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Daughters of light : Quaker women preaching and prophesying in the colonies and abroad, 1700-1775

Author: Rebecca Larson
Publisher: New York : Knopf, 1999.
Edition/Format:   Book : English : 1st edView all editions and formats
Database:WorldCat
Summary:
Daughters of Light by Rebecca Larson is a startling reassessment of the place of women in American colonial history. Larson's story of 18th-century Quaker women describes women's power in popular reform movements of that era, and explores Quaker women's redefinitions of marriage and motherhood. Colonial Quakers, like their contemporary descendants, believed that "the Holy Spirit had been planted in the hearts of all  Read more...
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Genre/Form: History
Additional Physical Format: Online version:
Larson, Rebecca, 1959-
Daughters of light.
New York : Knopf, 1999
(OCoLC)607263482
Material Type: Internet resource
Document Type: Book, Internet Resource
All Authors / Contributors: Rebecca Larson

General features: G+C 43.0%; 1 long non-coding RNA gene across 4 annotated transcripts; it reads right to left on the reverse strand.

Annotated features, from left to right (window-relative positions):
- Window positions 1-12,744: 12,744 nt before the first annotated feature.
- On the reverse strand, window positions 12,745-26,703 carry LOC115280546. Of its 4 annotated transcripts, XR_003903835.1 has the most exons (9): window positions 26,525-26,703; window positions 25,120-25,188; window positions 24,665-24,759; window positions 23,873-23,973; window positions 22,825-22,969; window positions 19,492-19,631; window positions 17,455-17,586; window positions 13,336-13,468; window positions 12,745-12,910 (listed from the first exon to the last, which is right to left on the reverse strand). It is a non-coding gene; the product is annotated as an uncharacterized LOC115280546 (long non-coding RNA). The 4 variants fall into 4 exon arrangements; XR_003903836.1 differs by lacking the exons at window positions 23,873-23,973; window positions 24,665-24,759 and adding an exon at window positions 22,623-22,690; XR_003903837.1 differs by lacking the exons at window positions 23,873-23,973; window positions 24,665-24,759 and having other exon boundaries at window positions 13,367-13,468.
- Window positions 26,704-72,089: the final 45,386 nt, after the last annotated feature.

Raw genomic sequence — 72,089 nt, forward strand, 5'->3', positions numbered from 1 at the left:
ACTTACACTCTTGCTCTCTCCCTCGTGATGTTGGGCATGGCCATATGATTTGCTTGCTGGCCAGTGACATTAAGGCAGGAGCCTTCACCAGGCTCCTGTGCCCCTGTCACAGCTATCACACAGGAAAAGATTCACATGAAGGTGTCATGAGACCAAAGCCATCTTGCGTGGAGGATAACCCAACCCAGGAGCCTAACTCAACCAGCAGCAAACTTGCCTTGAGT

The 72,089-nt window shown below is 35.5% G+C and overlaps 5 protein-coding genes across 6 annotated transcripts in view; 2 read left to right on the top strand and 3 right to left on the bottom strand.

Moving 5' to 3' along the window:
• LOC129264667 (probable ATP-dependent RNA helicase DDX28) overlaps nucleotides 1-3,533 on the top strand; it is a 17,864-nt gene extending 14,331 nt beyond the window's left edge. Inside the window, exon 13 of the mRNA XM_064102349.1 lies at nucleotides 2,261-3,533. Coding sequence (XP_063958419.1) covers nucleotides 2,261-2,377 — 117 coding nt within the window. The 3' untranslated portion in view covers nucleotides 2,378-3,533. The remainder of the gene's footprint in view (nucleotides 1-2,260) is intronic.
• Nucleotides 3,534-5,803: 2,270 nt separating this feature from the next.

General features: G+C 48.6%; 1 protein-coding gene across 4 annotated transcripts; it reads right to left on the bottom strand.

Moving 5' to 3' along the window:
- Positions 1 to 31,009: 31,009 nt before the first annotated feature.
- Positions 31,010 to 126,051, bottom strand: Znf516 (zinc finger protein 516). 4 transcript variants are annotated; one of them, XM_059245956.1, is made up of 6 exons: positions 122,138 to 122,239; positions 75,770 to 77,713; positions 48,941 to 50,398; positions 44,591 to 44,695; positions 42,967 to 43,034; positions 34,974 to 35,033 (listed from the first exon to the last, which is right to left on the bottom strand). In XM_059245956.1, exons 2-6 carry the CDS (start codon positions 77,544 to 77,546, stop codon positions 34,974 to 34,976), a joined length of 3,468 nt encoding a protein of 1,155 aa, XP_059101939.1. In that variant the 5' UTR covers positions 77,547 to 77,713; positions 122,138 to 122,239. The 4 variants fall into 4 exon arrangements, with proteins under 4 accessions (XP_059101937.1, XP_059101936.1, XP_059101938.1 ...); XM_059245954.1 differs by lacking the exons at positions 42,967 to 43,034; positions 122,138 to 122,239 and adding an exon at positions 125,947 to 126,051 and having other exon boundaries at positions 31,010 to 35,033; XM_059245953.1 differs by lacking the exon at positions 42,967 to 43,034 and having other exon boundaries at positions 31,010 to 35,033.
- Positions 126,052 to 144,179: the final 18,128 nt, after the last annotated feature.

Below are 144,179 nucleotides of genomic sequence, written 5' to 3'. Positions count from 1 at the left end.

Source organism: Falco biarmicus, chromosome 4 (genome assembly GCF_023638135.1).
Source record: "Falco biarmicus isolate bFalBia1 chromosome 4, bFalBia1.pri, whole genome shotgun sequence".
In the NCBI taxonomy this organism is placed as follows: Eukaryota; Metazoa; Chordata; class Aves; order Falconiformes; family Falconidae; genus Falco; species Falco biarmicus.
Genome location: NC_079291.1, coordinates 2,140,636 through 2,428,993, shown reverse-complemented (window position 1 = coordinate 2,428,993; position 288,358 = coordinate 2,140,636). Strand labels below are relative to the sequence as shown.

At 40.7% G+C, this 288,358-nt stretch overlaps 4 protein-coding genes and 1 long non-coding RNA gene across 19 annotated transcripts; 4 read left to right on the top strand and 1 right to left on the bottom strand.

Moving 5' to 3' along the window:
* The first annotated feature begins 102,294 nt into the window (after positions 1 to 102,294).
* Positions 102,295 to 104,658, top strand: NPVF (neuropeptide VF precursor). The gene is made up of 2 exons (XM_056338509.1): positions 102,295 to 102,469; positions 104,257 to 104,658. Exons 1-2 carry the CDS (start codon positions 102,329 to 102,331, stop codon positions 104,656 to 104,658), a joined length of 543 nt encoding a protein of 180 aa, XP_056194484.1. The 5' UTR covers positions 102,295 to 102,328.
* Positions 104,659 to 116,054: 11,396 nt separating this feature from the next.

ISBN: 0679437622 9780679437628
OCLC Number: 39887091
Description: x, 399 p. : ill. ; 25 cm.
Contents: Beginnings --
"Chosen instruments": Identifying the women ministers --
"Love yt (that) many waters cannot quench": Women ministers travelling --
"Dutiful wives, tender mothers": The family roles of the women ministers --
"In the service of truth": Impact of women ministers' travels on the transatlantic Quaker community --
From "witches" to "celebrated preachers": The non-Quaker response to the women ministers.
Responsibility: Rebecca Larson.
More information:

Abstract:

Daughters of Light by Rebecca Larson is a startling reassessment of the place of women in American colonial history. Larson's story of 18th-century Quaker women describes women's power in popular reform movements of that era, and explores Quaker women's redefinitions of marriage and motherhood. Colonial Quakers, like their contemporary descendants, believed that "the Holy Spirit had been planted in the hearts of all humans to inwardly teach them." Although Quakers had strict rules regarding women's dress, language, and behavior, Quaker women were never denied their claims of a direct connection to God. (Their Puritan sisters, by contrast, practiced a religion that idealized female submission in both the earthly and spiritual realms.) So when Quaker women believed they were called to preach--in meeting houses, courthouses, and private homes; to other Quakers, to Native Americans, and to ecumenical audiences; in the West Indies, England, Europe, and the American colonies--they were given the freedom to do so. All domestic duties were configured to account for divine demands. (The Spirit leading Quaker women, as one wrote, "was to me like a needle of a compass ... for so it pointed where I ought to go.".).

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